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    • obi1974
    • By obi1974 21st Sep 16, 10:16 PM
    • 6Posts
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    obi1974
    Shared ownership, good or bad?
    • #1
    • 21st Sep 16, 10:16 PM
    Shared ownership, good or bad? 21st Sep 16 at 10:16 PM
    This is my 1st post so I may have posted it on the wrong forum. We are looking at a new build townhouse 3 double bedrooms in Bucks at 265k.
    "I would like some advice about shared ownership as my OH and myself is considering one. Does the rent we pay on the HA share increase whenever the value of the house goes up?and will the HA continue to undertake valuation every year as this could mean that the rent goes up if the value goes up. Is this the norm?
    I am asking because the value of the house is likely to increase as it's in Bucks. We are going into SO with mixed feelings as it's the only feasible option we have as we only have little savings of 10k, joint income of 51,500 with good credit score, combined debt of 8k which we are diligently paying off.
    Is SO a good option as we are trying to get on the ladder and our ages is 42/46 so time not on our side. We have 2 children so need 3 bedrooms.

    Your advice and suggestions very welcome as we are in a limbo whether to go ahead or just keep renting. Renting a 3 bed not cheap in Bucks starts from 980.00 and above.

    Thanks
Page 1
    • AFF8879
    • By AFF8879 21st Sep 16, 10:41 PM
    • 153 Posts
    • 124 Thanks
    AFF8879
    • #2
    • 21st Sep 16, 10:41 PM
    • #2
    • 21st Sep 16, 10:41 PM
    Do you need a 3 bed? If it were me, I'd rather buy something smaller I.e a flat but own it outright. Especially if it's a place that needs a little refurb so you can add value. Shared ownership just doesn't stack up at all for me (I looked at some SO properties during my search), it's impossible to staircase (i.e increase your share) gradually - you have to do it in % blocks I.e requiring large capital investment - which is hard enough if prices stagnate, can be almost impossible if you're forever chasing moving goalposts. And yes, the rent is likely to increase but perhaps not as much as a privately rented house given you're paying the housing association.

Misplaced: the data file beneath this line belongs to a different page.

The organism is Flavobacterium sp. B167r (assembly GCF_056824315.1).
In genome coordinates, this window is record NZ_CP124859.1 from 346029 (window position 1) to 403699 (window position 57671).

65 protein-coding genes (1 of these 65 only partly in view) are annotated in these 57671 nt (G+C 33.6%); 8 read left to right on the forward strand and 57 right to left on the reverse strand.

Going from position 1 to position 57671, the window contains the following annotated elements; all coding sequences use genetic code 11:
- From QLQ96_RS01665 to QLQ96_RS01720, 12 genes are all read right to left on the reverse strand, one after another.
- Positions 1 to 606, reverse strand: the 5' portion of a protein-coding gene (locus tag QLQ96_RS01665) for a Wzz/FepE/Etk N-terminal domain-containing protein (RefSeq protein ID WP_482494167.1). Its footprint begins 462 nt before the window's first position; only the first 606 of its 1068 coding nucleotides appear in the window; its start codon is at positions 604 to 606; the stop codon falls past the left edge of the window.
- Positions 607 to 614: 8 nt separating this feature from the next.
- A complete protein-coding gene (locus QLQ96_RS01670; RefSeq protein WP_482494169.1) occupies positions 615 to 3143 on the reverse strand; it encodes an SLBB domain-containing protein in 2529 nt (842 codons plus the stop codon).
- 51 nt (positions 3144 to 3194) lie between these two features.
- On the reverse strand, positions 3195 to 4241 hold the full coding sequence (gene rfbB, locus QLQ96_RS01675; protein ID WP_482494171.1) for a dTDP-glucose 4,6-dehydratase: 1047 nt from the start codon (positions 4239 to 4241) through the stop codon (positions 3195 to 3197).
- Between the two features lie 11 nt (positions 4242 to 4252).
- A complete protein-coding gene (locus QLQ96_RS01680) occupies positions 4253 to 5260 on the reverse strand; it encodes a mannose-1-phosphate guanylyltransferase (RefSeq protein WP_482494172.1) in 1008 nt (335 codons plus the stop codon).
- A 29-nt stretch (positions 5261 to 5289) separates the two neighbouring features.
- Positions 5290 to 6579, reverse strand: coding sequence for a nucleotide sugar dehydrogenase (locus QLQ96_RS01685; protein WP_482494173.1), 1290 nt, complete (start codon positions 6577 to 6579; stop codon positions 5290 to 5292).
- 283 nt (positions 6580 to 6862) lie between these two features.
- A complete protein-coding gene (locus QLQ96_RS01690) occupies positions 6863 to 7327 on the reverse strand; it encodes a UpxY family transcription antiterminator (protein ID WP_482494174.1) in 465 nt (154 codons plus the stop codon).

Then to that you add all the restrictions with renovating / letting out the property (practically barred in all the ones I viewed) which might not seem an issue now but if circumstances change eg in an emergency situation it would worry me not to have that option in my back pocket.

    Finally when / if you do come to sell, your market is going to be far, far more limited and I also believe you have to give first refusal to the local authority, or LA tenants, not 100% sure about that point but there was definitely something restrictive meaning you couldn't just place it on the open market right away.

    If you have your heart set on a bigger house and will not budge then I guess it's better than renting, but I'd really advise against it myself.
    • Hoploz
    • By Hoploz 22nd Sep 16, 6:57 AM
    • 2,782 Posts
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    Hoploz
    • #3
    • 22nd Sep 16, 6:57 AM
    • #3
    • 22nd Sep 16, 6:57 AM
    With a joint income of 51k do you really need SO? How far short of getting a basic 3 bedder are you?

    SO can be helpful but there are down sides, not least that often with modern schemes you are stuck on an estate of housing assoc stock, rather than normal homes. This in itself reduces the value going forward.

    SO helped me get a foot on the ladder, it worked brilliantly for me, but my situation was very different to yours (young, single teacher) so I was able to use it to my advantage and get out after a few years. You'd be stuck there for the long term. I'd say get something smaller without SO if at all possible.

    See a good mortgage adviser, perhaps get a recommendation for an independent one, and check out all your options carefully. I'd rather own a smaller property fully, even paying premium mortgage rates if best rates not available to you, than be stuck in SO paying rent on top.
    Last edited by Hoploz; 22-09-2016 at 7:00 AM.
    • Pixie5740
    • By Pixie5740 22nd Sep 16, 9:16 AM
    • 8,351 Posts
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    Pixie5740
    • #4
    • 22nd Sep 16, 9:16 AM
    • #4
    • 22nd Sep 16, 9:16 AM
    Is £265k the market value of the whole property or is it the value of a % share?

    If I had the option I'd buy a non-SO property over a SO property because there would be less restrictions on what I could do with the property and it would be easier to sell. However, if my choice was renting long term or SO and I thought staircasing to 100% was a realistic prospect I'd take the security of SO over renting.
    Last edited by Pixie5740; 22-09-2016 at 9:22 AM.
    Annual income twenty pounds, annual expenditure nineteen pounds nineteen and six, result happiness. Annual income twenty pounds, annual expenditure twenty pounds nought and six, result misery.